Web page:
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‘Everybody respects it’: UK PM Johnson condones India’s ‘historical’ ties with Russia

'Everybody respects it': UK PM Johnson condones India's 'historical' ties with Russia

NEW DELHI: India-UK trade agreements, military ties and India’s position vis-à-vis Russia and the Ukraine war dominated talks during UK Prime Minister Boris Johnson’s two-day visit to India.
Johnson met Prime Minister Narendra Modi at New Delhi’s Hyderabad House, where the two leaders also discussed free trade negotiations, cooperation on energy, green hydrogen, and defence ties.
Here are the highlights and major areas of discussion during the UK PM’s tour of India.
Trade and economy
Johnson said negotiators from the two countries were expected to complete a free-trade deal by the end of this year.
“We’re telling our negotiators to get it done by Diwali in October. This could double our trade and investments by the end of the decade,” he said.
Johnson said that skilled workers from India could plug labour shortages in sectors such as information technology in the UK, even as he reiterated that immigration would continue to be controlled.
A new defence partnership agreement signed on Friday by Britain and India will enable India to strengthen its defence industry, British Prime Minister Boris Johnson said.
“Our new and expanded defence and security partnership will enable India to strengthen its own domestic defence industry as well as protecting vital shared interests in the Indo-Pacific,” Johnson
Johnson said Britain would support India’s goal of building its own fighter jets, to reduce expensive imports of military equipment. He also said Britain was also creating an India-specific open general export license to slash delivery times for defence items. Only the European Union and the United States currently have such licences.
Foreign Secretary Shringla said India could seek Britain’s support on electric propulsion systems for naval ships and jet propulsion systems for planes. The focus was on “co-development and co-production” of defence equipment, he said.
India’s position on Russia and the Ukraine war
The British Prime Minister seemed to recognise India’s decades-long ties with Moscow and condone New Delhi’s stand on Russia vis-à-vis the war in Ukraine.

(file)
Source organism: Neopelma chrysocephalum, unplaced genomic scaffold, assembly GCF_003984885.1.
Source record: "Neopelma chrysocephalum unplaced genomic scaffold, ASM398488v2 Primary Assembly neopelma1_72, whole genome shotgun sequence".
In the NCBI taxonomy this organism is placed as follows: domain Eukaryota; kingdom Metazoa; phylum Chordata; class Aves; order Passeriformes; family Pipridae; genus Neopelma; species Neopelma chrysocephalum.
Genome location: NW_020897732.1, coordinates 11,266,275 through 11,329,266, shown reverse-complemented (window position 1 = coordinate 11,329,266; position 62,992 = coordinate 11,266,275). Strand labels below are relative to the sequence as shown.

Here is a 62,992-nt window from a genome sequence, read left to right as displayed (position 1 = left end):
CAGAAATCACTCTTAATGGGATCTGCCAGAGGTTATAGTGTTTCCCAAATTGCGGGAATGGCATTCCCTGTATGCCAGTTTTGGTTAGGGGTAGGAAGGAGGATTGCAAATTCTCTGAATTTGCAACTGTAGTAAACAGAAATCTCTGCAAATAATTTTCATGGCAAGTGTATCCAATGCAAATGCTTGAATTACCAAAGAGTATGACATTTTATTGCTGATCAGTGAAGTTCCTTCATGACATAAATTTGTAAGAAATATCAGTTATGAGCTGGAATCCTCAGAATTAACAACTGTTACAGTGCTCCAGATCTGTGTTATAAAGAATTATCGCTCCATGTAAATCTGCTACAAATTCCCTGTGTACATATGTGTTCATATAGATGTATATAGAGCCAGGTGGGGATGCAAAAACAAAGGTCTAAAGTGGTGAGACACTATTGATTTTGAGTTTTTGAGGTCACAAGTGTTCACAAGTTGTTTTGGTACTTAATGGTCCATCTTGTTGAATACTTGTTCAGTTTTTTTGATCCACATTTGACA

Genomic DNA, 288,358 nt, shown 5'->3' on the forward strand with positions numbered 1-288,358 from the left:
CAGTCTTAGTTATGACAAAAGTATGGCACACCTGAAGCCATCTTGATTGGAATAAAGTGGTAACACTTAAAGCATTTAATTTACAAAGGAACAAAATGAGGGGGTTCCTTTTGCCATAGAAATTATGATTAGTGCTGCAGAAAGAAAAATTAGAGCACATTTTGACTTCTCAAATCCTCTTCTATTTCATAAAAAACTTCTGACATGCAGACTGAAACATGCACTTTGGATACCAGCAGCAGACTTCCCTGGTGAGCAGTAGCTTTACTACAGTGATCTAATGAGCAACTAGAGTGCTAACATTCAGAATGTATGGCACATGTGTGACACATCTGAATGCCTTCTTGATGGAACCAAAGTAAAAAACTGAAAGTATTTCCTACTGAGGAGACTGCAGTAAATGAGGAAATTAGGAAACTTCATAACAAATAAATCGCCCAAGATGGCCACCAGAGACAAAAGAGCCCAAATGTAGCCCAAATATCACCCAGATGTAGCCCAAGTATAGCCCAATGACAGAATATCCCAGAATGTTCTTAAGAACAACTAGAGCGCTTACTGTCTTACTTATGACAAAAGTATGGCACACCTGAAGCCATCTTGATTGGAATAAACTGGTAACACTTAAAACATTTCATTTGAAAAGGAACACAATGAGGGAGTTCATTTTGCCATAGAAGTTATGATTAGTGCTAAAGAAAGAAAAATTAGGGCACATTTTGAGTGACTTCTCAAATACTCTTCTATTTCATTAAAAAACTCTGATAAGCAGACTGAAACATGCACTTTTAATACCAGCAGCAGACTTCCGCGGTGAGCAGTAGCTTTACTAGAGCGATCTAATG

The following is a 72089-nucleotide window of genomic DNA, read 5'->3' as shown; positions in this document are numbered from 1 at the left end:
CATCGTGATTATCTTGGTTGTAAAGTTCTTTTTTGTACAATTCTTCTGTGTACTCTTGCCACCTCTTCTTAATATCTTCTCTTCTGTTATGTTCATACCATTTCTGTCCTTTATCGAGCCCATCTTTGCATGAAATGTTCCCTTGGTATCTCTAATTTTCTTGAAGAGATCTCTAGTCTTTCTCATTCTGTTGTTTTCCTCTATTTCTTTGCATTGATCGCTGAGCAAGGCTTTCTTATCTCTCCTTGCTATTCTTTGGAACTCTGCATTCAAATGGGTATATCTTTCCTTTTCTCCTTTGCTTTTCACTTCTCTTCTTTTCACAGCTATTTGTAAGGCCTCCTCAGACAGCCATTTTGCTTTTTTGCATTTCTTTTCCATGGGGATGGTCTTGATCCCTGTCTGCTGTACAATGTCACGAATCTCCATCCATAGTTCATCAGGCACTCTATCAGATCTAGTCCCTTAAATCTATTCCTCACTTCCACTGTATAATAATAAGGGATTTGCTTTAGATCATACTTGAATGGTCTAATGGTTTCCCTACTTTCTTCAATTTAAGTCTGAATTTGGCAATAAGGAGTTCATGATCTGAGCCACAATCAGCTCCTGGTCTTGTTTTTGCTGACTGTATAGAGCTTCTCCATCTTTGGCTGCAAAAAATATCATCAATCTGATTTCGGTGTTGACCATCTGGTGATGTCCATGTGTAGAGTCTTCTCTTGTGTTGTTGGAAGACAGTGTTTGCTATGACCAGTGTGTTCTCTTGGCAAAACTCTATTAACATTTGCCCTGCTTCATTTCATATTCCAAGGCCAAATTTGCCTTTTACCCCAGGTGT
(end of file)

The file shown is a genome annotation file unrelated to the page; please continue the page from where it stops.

“The position on Russia that the Indians have historically is well known. They are not going to change that, of course, that’s true,” Johnson said during a news conference. “India has historic relationship with Russia and everybody respects it.”
“Talking to India PM Modi, (it is) clear that he has already intervened several time with Russia’s Putin,” Johnson added.
Addressing the media later, foreign secretary Harsh Vardhan Shringla said that Johnson put no pressure on PM Modi over New Delhi’s position on Russia’s invasion of Ukraine.
Extradition of economic offenders
The issue of economic fugitives figured in talks British Prime Minister Boris Johnson had with Indian leaders here with the government conveying that the extradition of these offenders is a high priority as they need to be back to face the justice system.
“Our objective is to bring those economic fugitives who are wanted in India to face justice in the country, and the matter did come up in today’s talks,” foreign secretary Shringla said.
“It was conveyed that it was a high priority and the economic offenders who are in the UK, need to be back in India from our justice system perspective,” he added.
He said Prime Minister Johnson took note of the point raised and indicated that he was very sensitive to Indian concerns in this regard
Khalistan acticvists in UK, reports of rights violations in India
On India’s concerns over Khalistani elements in the UK, Johnson said, “We don’t tolerate extremist groups operating in UK and targeting other countries.”
Asked about reports of rights violations in India, Johnson said India is a great democracy and has constitutional protection.
“India a very different country from autocracies around the world. It’s a great democracy. It’s a stunning, shining fact that 1.35 billion people live under a democracy. That is something we should celebrate as it offers us an opportunity for closer cooperation and partnership.”

Darshan Shah
the authorDarshan Shah